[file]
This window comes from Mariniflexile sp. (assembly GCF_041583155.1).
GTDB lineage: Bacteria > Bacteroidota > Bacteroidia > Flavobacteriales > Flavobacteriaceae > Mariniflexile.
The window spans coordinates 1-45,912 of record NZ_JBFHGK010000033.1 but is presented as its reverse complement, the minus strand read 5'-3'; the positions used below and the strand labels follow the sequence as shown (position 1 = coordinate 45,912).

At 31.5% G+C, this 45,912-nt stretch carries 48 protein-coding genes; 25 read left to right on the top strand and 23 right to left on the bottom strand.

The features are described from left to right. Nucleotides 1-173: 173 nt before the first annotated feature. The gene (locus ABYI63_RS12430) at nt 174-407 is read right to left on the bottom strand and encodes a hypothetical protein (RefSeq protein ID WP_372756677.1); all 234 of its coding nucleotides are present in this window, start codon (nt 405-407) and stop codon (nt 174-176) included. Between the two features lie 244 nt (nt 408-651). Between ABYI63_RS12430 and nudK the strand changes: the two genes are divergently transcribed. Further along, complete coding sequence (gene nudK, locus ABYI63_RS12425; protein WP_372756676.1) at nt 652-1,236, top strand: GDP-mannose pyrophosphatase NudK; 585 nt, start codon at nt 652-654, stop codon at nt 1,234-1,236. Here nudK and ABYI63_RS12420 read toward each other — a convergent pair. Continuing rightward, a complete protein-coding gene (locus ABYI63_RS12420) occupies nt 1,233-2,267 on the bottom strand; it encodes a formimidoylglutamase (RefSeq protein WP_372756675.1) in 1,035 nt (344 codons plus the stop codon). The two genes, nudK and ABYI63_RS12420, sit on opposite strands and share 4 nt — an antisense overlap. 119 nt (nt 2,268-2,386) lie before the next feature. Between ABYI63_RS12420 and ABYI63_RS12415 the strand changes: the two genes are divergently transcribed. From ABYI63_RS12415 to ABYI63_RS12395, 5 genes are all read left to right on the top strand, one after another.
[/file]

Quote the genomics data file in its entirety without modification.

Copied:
This window comes from Mariniflexile sp. (assembly GCF_041583155.1).
GTDB lineage: Bacteria > Bacteroidota > Bacteroidia > Flavobacteriales > Flavobacteriaceae > Mariniflexile.
The window spans coordinates 1-45,912 of record NZ_JBFHGK010000033.1 but is presented as its reverse complement, the minus strand read 5'-3'; the positions used below and the strand labels follow the sequence as shown (position 1 = coordinate 45,912).

At 31.5% G+C, this 45,912-nt stretch carries 48 protein-coding genes; 25 read left to right on the top strand and 23 right to left on the bottom strand.

The features are described from left to right. Nucleotides 1-173: 173 nt before the first annotated feature. The gene (locus ABYI63_RS12430) at nt 174-407 is read right to left on the bottom strand and encodes a hypothetical protein (RefSeq protein ID WP_372756677.1); all 234 of its coding nucleotides are present in this window, start codon (nt 405-407) and stop codon (nt 174-176) included. Between the two features lie 244 nt (nt 408-651). Between ABYI63_RS12430 and nudK the strand changes: the two genes are divergently transcribed. Further along, complete coding sequence (gene nudK, locus ABYI63_RS12425; protein WP_372756676.1) at nt 652-1,236, top strand: GDP-mannose pyrophosphatase NudK; 585 nt, start codon at nt 652-654, stop codon at nt 1,234-1,236. Here nudK and ABYI63_RS12420 read toward each other — a convergent pair. Continuing rightward, a complete protein-coding gene (locus ABYI63_RS12420) occupies nt 1,233-2,267 on the bottom strand; it encodes a formimidoylglutamase (RefSeq protein WP_372756675.1) in 1,035 nt (344 codons plus the stop codon). The two genes, nudK and ABYI63_RS12420, sit on opposite strands and share 4 nt — an antisense overlap. 119 nt (nt 2,268-2,386) lie before the next feature. Between ABYI63_RS12420 and ABYI63_RS12415 the strand changes: the two genes are divergently transcribed. From ABYI63_RS12415 to ABYI63_RS12395, 5 genes are all read left to right on the top strand, one after another.